In 2012, A Bigger Picture, David Hockney’s vision of the undemonstrative landscape of the Yorkshire Wolds near his Bridlington home, drew record crowds to the Royal Academy. His pictures of lanes and hedgerows, field edges and woods were large — bordering huge — and infused with colour. His latest show is an altogether quieter affair. The Arrival of Spring shows five sets of charcoal drawings, each suite capturing a single spot near Woldgate as the season changes and bare branches and stark light grow to full leaf and deep shade. Hockney had to force himself to wait until the changes in nature were significant enough to make each picture properly distinct. The drawings were made in the aftermath of a stroke which affected his speech but not his ability to draw.
Hockey’s draughtsmanship has always been his strongest suit and these 25 pictures show his facility at its fullest: within single frames he switches from the detailed and linear to the broad and the smudged. “The Chinese”, he says, “say black and white contains colour, and so it can.” Well almost, in that the pictures are so adroit that the eye here fills in the hues subliminally. It is a minimalism that also weans him off the acid shades he favours (and that are on shrill display in his iPad drawings in a second room). The charcoals are drawings that rely on observation and skill alone.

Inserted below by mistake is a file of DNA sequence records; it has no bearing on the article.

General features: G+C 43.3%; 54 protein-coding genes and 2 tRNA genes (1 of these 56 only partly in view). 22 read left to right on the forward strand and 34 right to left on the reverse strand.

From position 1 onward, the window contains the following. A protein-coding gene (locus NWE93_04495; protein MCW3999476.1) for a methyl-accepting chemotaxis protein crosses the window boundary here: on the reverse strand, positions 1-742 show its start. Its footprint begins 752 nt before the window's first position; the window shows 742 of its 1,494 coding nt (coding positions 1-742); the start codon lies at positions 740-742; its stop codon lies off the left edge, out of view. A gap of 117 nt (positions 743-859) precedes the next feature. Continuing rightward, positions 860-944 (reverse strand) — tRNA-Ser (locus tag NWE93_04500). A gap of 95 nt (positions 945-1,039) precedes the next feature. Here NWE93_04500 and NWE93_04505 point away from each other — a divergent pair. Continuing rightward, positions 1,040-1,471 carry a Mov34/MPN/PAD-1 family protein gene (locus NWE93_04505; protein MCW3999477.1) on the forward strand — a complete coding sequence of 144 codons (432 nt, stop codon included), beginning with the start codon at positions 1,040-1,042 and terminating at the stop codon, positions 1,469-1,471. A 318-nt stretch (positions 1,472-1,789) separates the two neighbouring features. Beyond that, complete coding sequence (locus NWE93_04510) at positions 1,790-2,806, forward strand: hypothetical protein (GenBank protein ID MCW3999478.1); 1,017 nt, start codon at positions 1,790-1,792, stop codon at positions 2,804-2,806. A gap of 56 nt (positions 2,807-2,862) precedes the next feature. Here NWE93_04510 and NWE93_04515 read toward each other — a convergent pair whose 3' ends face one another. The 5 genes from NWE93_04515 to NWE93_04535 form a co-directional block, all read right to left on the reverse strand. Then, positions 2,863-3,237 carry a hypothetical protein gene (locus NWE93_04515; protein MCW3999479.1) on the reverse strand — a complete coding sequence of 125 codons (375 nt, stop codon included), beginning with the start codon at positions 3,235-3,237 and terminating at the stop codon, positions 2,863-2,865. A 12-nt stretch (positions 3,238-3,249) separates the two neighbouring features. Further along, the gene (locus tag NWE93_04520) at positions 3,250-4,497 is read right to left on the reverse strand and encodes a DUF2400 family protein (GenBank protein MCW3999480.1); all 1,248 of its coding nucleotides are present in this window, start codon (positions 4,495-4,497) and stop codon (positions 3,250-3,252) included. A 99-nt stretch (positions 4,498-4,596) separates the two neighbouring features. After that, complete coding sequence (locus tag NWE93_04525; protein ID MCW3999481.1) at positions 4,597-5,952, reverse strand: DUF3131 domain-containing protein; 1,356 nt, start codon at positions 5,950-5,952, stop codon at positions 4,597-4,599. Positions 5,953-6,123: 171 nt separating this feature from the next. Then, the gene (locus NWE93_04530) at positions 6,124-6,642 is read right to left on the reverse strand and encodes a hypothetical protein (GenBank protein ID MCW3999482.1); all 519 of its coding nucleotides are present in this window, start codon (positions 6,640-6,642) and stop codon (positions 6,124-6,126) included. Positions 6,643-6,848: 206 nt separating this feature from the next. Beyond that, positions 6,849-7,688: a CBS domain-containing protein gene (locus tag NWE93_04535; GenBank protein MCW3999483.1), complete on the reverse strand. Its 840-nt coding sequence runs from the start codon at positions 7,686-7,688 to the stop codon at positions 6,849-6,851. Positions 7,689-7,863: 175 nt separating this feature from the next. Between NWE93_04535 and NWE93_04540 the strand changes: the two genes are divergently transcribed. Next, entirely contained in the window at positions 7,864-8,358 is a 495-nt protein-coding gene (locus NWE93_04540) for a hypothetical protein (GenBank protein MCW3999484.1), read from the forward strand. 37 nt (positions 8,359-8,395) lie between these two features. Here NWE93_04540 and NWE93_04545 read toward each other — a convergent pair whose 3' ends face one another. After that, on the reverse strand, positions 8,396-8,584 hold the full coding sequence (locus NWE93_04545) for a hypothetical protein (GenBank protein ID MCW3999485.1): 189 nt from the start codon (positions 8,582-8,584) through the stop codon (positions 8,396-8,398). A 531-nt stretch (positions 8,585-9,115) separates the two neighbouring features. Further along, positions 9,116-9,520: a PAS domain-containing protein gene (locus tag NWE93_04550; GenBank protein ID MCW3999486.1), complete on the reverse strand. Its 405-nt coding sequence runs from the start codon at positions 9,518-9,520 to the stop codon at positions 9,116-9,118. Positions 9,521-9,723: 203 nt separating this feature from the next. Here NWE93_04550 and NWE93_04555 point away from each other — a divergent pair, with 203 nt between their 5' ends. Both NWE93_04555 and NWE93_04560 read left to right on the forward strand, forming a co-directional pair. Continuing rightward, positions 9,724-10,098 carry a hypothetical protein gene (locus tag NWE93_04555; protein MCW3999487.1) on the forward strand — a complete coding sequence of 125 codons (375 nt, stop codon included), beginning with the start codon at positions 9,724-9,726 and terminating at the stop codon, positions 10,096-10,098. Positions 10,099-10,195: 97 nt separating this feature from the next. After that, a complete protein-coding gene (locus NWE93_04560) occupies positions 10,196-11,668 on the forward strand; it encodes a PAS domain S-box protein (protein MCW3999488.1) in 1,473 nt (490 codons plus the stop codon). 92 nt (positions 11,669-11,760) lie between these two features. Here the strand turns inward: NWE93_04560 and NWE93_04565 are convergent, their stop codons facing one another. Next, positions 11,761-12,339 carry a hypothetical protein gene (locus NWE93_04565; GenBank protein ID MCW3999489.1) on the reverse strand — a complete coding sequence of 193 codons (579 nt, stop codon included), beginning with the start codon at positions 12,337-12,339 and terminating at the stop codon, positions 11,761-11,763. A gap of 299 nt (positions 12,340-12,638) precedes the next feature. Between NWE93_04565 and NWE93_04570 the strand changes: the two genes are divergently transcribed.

“Woldgate, 9 & 12 May”, 2013
“Woldgate, 8 May”, 2013
The Arrival of Spring in Woldgate, East Yorkshire in 2011